An 11th Commandment for Bush Jnr, BLiar, and John Howard's Cannon Fodder at play in Iraq: Print E-mail
 'Thou Shalt Not Kill'. Well f--- that shit!"
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Sydney Morning Herald -- Thursday November 17, 2005 

By Julia Baird

THE Rolling Stone reporter Evan Wright was embedded with the first marines to go into Iraq, hard men who punched the skies with their fists when American helicopter gunships flew overhead, shouting: "Get some!"

In Generation Kill: Devil Dogs, Iceman, Captain America, and the New Face of American War, Wright vividly describes the confusion and raw brutality of executing a military strategy in a civilian landscape.

In one story, after a bloody expedition through an Iraqi town, a marine who was excited at the death and mayhem pants: "I was just thinking one thing when we drove into that ambush. Grand Theft Auto: Vice City. I felt like I was living it when I seen the flames coming out of windows, the blown-up car in the street, guys crawling around shooting at us. It was f---ing cool."

This is war fought by a generation raised on hip-hop, reality TV, internet porn - and video games. When the unreal meets the surreal.

Books by former soldiers, and journalists embedded with them, about the poorly planned and erratically fought war in Iraq are starting to shoot off the presses now: telling us how the soldiers have been driven mad by boredom, are desperately worried their girlfriends will stray, and thirst to kill.

Each generation produces its own war literature. This batch, from both the recent Iraq War and the Gulf war before it, is different not because of how they end up - usually jaded, depressed and displaced - but how they start the war.

Today's young soldiers are cynical - they know they are being used, and they know this war on terrorism is unlikely to end. They laugh at the "retards" who command them. They are not wide-eyed, seduced by noble aims and determined to save the world from evil, like their forebears in the two world wars who were often reluctant to kill.

Instead of concentrating on the ends, this mob seems to relish the means: shooting, killing and careering through Middle Eastern towns in tanks.

They almost seem to operate in some kind of vacuum.

As former hardman Nathaniel Fick explained in One Bullet Away: The Making of a Marine Officer: "War for freedom, war for oil, philosophical disputes were a luxury I could not enjoy. War was what I had. We don't vote for it, authorise it, or declare it; we just had to fight it."

But many still end up as traumatised as their forefathers. Since the 2003 invasion of Iraq, tens of thousands of veterans have been diagnosed with post traumatic stress disorder and other mental disorders such as depression and anxiety. By early this year, more than 12,000 Iraq war veterans had been treated for post traumatic stress disorder in the US alone.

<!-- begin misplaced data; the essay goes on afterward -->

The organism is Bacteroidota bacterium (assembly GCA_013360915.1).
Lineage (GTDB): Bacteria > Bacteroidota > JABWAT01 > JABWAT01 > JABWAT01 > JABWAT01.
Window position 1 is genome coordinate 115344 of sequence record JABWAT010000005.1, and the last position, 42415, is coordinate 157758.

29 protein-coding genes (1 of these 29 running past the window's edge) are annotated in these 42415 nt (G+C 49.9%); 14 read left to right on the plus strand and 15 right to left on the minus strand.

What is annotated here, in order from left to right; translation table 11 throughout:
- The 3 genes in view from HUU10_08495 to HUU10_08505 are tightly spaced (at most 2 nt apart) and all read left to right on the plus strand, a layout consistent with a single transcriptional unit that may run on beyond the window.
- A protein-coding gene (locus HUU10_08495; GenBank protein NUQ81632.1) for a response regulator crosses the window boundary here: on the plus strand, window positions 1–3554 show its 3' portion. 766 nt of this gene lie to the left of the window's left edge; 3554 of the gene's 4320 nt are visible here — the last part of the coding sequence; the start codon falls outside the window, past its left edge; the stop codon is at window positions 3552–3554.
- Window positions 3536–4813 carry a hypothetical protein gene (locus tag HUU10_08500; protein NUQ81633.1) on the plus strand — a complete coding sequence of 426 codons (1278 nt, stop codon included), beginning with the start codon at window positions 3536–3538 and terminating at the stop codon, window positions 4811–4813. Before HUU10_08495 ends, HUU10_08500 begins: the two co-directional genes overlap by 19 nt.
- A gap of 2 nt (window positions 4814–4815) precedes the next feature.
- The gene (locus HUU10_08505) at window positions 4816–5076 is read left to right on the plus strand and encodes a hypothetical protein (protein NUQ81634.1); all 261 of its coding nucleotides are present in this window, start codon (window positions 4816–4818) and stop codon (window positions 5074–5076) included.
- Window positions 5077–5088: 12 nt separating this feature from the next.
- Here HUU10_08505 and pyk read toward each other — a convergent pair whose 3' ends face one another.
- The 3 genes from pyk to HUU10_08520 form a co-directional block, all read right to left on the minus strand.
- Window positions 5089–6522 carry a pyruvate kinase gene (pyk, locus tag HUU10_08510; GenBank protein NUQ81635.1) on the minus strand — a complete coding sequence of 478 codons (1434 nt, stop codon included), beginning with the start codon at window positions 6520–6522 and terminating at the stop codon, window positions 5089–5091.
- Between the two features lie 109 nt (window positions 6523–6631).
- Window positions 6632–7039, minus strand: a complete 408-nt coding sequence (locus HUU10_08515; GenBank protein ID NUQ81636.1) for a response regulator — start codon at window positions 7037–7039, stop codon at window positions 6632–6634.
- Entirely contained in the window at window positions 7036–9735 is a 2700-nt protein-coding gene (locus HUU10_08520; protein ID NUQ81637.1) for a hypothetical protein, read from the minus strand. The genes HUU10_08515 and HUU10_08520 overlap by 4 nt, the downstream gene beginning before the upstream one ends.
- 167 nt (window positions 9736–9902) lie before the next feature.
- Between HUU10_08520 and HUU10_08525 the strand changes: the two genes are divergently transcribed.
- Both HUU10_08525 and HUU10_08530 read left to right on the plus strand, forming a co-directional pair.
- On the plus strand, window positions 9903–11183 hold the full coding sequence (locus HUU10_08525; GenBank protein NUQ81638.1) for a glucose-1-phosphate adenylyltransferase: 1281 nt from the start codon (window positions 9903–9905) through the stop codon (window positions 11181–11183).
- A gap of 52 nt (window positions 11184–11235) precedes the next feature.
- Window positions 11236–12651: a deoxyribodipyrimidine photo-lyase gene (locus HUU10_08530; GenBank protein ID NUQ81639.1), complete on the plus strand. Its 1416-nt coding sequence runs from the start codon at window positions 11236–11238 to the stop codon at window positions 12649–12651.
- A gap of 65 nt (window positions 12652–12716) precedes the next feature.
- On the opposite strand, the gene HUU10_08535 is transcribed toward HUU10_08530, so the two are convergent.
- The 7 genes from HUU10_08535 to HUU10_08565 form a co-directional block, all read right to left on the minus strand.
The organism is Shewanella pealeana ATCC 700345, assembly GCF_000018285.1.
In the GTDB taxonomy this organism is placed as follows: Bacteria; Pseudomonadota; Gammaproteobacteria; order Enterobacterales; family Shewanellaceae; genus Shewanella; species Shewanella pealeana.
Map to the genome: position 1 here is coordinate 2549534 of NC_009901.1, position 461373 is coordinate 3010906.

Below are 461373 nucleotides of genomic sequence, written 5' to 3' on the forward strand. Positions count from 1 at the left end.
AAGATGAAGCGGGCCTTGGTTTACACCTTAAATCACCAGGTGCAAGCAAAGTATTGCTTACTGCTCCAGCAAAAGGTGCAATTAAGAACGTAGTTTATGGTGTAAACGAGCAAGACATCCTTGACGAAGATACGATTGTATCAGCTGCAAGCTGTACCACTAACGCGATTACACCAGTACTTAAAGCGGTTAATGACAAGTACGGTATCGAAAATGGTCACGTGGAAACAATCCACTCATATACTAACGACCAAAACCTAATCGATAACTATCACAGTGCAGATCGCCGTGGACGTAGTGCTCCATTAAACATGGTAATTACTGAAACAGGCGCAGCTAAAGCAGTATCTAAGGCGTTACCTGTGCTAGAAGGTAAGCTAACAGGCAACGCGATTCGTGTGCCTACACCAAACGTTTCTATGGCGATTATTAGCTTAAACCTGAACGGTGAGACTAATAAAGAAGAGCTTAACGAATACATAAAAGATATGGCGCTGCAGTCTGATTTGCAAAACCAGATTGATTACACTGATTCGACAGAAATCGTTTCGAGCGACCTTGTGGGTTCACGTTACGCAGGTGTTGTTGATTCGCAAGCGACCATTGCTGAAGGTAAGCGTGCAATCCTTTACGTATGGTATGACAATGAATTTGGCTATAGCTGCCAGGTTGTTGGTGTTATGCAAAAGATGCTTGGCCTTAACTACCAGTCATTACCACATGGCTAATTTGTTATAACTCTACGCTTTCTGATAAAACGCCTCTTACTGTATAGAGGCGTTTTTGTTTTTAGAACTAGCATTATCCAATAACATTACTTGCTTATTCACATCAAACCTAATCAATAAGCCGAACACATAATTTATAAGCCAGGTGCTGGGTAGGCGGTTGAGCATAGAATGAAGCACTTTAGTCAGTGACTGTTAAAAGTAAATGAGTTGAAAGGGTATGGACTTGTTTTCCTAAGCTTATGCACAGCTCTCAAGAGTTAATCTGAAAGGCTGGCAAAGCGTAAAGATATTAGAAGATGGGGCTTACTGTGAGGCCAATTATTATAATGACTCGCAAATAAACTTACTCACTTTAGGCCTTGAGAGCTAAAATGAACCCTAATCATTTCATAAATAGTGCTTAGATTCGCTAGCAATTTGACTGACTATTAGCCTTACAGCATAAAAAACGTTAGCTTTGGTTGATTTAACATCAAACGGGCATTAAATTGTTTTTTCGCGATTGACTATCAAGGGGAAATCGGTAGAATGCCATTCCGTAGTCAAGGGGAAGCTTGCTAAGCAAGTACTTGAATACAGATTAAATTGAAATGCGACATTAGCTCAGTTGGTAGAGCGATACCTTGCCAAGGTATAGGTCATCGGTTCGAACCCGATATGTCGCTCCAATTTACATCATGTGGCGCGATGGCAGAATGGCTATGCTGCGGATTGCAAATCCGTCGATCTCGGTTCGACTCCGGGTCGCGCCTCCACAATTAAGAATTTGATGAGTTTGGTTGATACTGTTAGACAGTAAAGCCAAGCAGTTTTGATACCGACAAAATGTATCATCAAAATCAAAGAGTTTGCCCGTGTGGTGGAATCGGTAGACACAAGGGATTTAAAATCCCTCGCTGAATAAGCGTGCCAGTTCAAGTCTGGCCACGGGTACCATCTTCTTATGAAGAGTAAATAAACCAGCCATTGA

A British study estimates one in six suffer from it.

Others who hate the culture of killing undermine the macho bravado of the marines. Jim Massey is a former marine who was discharged after being diagnosed with post traumatic syndrome. In Kill Kill Kill, he claims American soldiers have killed civilians shamelessly in this war and experienced a sexual thrill from it.

Administration officials have disputed his claims and pointed to his disorder as evidence of his instability. But he is not the only one writing about guts, gore and the thrill of firing bullets into people's bodies. This is what is coming out of the first of the books of this war, and it is arresting.

A former National Guard, John Crawford, in The Last True Story I'll Ever Tell: An Accidental Soldier's Account of the War in Iraq, for example, confessed he was completely immune to the plight of the Iraqis: "I didn't give a shit about them."

There will always be some things all soldiers share: camaraderie, homesickness, a feeling of futility, disillusionment, discomfort, and distrust of armchair generals.

And there are many more stories yet to be told - including those of the Iraqis. I am not saying all soldiers are the same - it is tough out there. It is worrying, though, at a time of allegations of torture, use of napalm and white phosphorous, that there is so much talk of slaughter.

Jarhead, Sam Mendes's new film about the first Gulf War, due to be released here in a few weeks, shows soldiers aching to kill, staring at sky-high spouts of fire from the flaming oil wells, covered in black oil, wondering why they were there.

A commanding officer screams while briefing them: "You have been taught your entire lives, 'Thou Shalt Not Kill'. Well f--- that shit!"

This may be a fictional account - but the others are not.

The questionable wisdom of bulldozing freedom into the desert has been looking a little tarnished for some time now.